Q: what other issues can occur if a misfire troubleshooting problem is not fixed soon enough?

asked by on April 12, 2017

There was a misfire issue with my vehicle when I first purchased it from a dealership. It was a few weeks before I could get it fixed. The mechanic who fixed this for me (who worked with the dealership) told me there was now a clog in the catalytic converter. I then went to and auto service to get a second opinion and they told me it wasn't the converter. They said i needed 2 o2 sensors, mass flow sensor, stoplight switch, exhaust pipe, and gaskets. I had ANOTHER person look at it and we replaced one of the o2 sensors which helped some. But a crack in the exhaust pipe was discovered. Nothing is coming out of the exhaust pipe in the back. there are still issues with shifting and gaining power. This person thought maybe the torque converter. The dealership again told me it was in fact a bad catalytic converter. I don't know what to do at this point as I do not have the money to fix a problem that can't be pinpointed. Help!

Unfortunately, it is possible to damage the catalytic converter, that is cause a blockage, if the engine misfires "too much" and/or for a prolonged period. It is not yet known whether your converter is damaged, but I will get to that. What happens in a misfire is the fuel doesn’t get burned in the engine cylinder. The fuel, though, has to go somewhere, and the "somewhere" is out the exhaust past the catalytic converter. But, a catalytic converter is NOT intended to be a combustion chamber and unfortunately when the unburned fuel from the engine reaches the converter, it "lights off" in the converter, that is burns, raising the internal temperature high enough to melt the internals of the converter thence blocking the normal flow of exhaust gas. If the converter gets blocked due to this damage, which again could be caused by misfiring, the engine won’t work very well. If the converter is blocked, for you to figure this out, all you need to do is ask the mechanic if he or she evaluated the upstream VERSUS downstream oxygen sensor readings. If the upstream sensor has a normal waveform and the downstream holds STEADY at about 0.5 volts, your converter is "probably" functioning. Additionally, ask the mechanic what the measured temperature differential is at the converter inlet, versus the outlet. The outlet temperature should read as much as 100 degrees F HIGHER than the inlet temperature. If there is no difference, the converter is not functioning. Finally, ask the mechanic what the exhaust back pressure reads ahead of the converter. It should be really, really low. If not really low, the converter or, a component after the converter, is blocked.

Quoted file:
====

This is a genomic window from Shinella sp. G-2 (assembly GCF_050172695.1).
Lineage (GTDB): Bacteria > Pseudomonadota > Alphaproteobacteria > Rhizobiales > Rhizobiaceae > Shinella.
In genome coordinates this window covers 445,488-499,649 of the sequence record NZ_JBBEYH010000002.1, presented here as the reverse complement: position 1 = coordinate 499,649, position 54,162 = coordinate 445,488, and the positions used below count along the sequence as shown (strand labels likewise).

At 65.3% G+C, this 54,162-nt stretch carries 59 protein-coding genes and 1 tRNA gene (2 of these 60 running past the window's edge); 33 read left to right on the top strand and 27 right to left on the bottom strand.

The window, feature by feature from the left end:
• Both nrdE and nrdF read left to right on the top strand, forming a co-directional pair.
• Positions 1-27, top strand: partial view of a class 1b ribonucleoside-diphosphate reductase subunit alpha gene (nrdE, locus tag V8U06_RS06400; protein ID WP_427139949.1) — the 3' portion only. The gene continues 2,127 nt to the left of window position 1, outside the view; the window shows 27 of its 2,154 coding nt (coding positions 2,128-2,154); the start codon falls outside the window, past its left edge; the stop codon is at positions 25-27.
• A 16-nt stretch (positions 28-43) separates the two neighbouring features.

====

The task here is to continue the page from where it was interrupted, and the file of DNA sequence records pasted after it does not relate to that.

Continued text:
As far as the oxygen sensors, mass airflow sensor and anything else you are being told is defective, ask to see specific test results on a scope or diagnostic tool. For whatever reason if such are not available, don’t exist, or are never shown to you, run for the exits. Do not replace anything without an INTELLIGIBLE explanation, and the explanation MUST include actual tangible evidence of a fault or defect. As far as where to go from here, due to the misfiring, the claim of the dealer that the converter is faulty, and the symptoms you are reporting, the first thing to do is get the issue with the converter, and any exhaust LEAKS (leaks are dangerous) fully resolved. Once the converter issue is fully resolved, and there are no exhaust leaks, if a remaining issue(s) exists with the engine or the rest of the vehicle, such can be dealt with in turn. If you want a certified mechanic to fully resolve the converter issue, simply request catalytic converter diagnostic/replacement and once an intelligent and complete diagnostic is done, if you actually need a converter and you desire that the mechanic install one, he or she will do it. By all means, if you have further questions or concerns, as you wend your way through this, do not hesitate for a moment to re-contact YourMechanic and we will assist you further.

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